ISTANBUL (Reuters) - A Turkish court freed on bail an opposition journalist facing charges of aiding a terrorist organization after he identified the hotel where President Tayyip Erdogan was staying hours before last year’s failed military coup.
Gokmen Ulu, one of four staff of the opposition newspaper Sozcu whose trial began on Tuesday, told the court he was accused of a “made-up” crime and prosecutors had no evidence against him. He had been in detention for more than five months.
“The court has decided to release on bail our friend Gokmen Ulu,” the Sozcu newspaper said on its website, saying he was expected to be freed from Silivri Prison, west of Istanbul, later on Wednesday.
Ulu was charged along with video journalist Mediha Olgun, who was held for several months before her release on bail in September, and accountant Yonca Yucekaleli, both of whom deny the accusations against them.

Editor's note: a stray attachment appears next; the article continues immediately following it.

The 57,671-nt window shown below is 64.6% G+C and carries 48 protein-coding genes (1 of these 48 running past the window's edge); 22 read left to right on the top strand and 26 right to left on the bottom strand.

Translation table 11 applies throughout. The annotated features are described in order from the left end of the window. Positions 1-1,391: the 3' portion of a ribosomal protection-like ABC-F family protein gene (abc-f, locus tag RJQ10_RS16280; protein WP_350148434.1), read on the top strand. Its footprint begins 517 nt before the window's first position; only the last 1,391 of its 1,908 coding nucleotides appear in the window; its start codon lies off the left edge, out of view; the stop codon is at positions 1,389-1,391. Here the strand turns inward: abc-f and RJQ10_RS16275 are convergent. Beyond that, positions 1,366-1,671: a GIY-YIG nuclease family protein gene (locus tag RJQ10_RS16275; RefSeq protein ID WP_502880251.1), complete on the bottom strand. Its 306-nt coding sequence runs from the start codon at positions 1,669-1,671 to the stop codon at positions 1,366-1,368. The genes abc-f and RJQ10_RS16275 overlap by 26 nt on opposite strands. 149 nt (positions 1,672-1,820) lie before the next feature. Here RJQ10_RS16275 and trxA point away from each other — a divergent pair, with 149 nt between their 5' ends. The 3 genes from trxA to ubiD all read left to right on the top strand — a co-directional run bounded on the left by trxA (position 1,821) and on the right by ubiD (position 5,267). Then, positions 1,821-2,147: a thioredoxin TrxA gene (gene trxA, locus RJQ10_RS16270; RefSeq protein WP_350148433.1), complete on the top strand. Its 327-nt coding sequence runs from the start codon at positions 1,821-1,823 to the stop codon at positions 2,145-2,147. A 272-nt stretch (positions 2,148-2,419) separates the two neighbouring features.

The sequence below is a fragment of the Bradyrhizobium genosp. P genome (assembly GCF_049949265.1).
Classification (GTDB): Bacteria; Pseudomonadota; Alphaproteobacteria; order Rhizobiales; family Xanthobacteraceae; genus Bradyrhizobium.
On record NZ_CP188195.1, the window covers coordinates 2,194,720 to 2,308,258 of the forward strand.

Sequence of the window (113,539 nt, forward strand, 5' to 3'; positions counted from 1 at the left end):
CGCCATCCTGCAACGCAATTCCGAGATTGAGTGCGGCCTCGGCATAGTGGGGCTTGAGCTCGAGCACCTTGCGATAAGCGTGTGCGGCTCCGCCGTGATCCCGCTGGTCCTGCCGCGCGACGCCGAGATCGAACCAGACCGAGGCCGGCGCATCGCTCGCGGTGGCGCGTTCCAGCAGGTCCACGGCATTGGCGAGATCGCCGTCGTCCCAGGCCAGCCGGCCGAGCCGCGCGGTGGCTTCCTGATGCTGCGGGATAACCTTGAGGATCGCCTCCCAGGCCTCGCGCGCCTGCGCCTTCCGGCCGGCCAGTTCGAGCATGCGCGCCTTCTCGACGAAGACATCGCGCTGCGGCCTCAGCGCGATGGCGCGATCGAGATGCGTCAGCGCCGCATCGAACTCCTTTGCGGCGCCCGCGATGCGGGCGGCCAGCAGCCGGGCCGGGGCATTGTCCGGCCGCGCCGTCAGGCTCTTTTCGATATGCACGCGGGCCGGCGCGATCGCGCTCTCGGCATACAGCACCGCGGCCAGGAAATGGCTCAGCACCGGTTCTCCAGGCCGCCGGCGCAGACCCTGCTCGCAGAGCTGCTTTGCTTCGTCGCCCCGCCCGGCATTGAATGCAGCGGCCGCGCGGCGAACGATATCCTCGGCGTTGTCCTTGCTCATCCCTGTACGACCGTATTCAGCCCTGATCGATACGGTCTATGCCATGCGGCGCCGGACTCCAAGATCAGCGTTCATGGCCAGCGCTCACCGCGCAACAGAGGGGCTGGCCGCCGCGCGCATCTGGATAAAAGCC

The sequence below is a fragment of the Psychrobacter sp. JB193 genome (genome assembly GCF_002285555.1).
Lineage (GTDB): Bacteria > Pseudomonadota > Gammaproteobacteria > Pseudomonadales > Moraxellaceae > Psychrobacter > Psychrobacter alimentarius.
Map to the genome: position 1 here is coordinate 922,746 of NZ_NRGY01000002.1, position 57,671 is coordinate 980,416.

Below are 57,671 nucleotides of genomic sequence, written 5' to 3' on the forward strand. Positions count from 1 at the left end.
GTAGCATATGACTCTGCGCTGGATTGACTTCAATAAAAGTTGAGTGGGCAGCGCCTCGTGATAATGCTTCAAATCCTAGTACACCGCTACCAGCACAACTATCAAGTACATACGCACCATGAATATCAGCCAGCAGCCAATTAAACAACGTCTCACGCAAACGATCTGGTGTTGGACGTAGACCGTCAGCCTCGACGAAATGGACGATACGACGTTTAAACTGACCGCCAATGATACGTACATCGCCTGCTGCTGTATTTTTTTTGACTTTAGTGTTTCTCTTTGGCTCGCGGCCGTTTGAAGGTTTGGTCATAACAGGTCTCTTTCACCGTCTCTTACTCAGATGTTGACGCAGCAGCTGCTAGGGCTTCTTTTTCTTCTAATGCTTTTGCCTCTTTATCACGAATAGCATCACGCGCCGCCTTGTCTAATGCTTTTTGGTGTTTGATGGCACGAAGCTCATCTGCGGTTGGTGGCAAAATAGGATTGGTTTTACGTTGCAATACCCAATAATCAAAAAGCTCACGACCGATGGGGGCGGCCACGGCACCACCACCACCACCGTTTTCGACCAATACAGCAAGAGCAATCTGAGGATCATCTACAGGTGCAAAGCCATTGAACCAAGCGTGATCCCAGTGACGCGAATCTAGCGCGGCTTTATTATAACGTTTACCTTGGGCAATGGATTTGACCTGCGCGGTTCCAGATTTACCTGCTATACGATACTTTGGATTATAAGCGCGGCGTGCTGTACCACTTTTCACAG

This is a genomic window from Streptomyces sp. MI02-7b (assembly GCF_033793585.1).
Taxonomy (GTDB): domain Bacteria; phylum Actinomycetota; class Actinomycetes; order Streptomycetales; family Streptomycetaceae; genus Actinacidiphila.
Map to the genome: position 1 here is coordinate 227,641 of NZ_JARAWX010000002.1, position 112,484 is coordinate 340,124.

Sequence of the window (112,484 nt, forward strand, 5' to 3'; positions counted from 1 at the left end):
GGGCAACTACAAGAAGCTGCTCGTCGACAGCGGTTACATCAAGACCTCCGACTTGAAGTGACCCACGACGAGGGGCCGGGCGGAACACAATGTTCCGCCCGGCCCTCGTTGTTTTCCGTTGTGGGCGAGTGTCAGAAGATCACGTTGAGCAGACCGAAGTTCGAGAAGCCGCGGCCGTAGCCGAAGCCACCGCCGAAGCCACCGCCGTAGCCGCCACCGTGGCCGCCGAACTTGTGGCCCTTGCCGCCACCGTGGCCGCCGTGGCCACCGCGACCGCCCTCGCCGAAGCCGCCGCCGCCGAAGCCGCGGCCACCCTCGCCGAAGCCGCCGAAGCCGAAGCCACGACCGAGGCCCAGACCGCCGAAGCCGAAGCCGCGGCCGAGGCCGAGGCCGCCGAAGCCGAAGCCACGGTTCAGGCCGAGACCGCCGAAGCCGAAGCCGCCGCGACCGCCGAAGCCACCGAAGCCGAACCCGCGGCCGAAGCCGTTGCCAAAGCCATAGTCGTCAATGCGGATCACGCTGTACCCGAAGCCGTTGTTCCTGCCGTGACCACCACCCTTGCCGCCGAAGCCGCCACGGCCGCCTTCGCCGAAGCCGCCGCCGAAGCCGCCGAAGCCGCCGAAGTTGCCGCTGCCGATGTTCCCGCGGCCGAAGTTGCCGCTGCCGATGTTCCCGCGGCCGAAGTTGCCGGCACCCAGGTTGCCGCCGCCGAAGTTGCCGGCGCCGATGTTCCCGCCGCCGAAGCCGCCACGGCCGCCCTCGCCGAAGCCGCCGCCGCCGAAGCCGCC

Sozcu founder Burak Akbay, who has left the country and is being tried in absentia, is accused of being a leader of a terrorist organization.
On the night of the July 15, 2016 coup attempt, Erdogan narrowly escaped a team of rogue soldiers who stormed his hotel in a luxury resort in the southwestern Turkish province of Mugla. Forty-two soldiers were found guilty last month of trying to kill him and given life sentences.
Prosecutors say Ulu’s newspaper article made Erdogan a target for the coup plotters by revealing his location.
“The allegations are against conscience and thought. They are unjust. The crime is made up,” Ulu told the court, according to a transcript published by his newspaper. “There is no evidence against me.”
Akbay, in a statement read to the court, denied he was a supporter of U.S.-based cleric Fethullah Gulen, who is accused by Turkish authorities of orchestrating the abortive coup. Gulen has said he was not involved and has condemned the putsch.
More than 50,000 people, including soldiers, teachers and journalists, have been jailed pending trial in a sweeping crackdown following the coup attempt.
European allies fear Erdogan is using the investigations to stifle opposition and undermine the judiciary. He has responded by saying that the purges are necessary to maintain stability in a pivotal NATO country bordering Iran, Iraq and Syria.
Writing by Ali Kucukgocmen; Editing by Dominic Evans/Mark Heinrich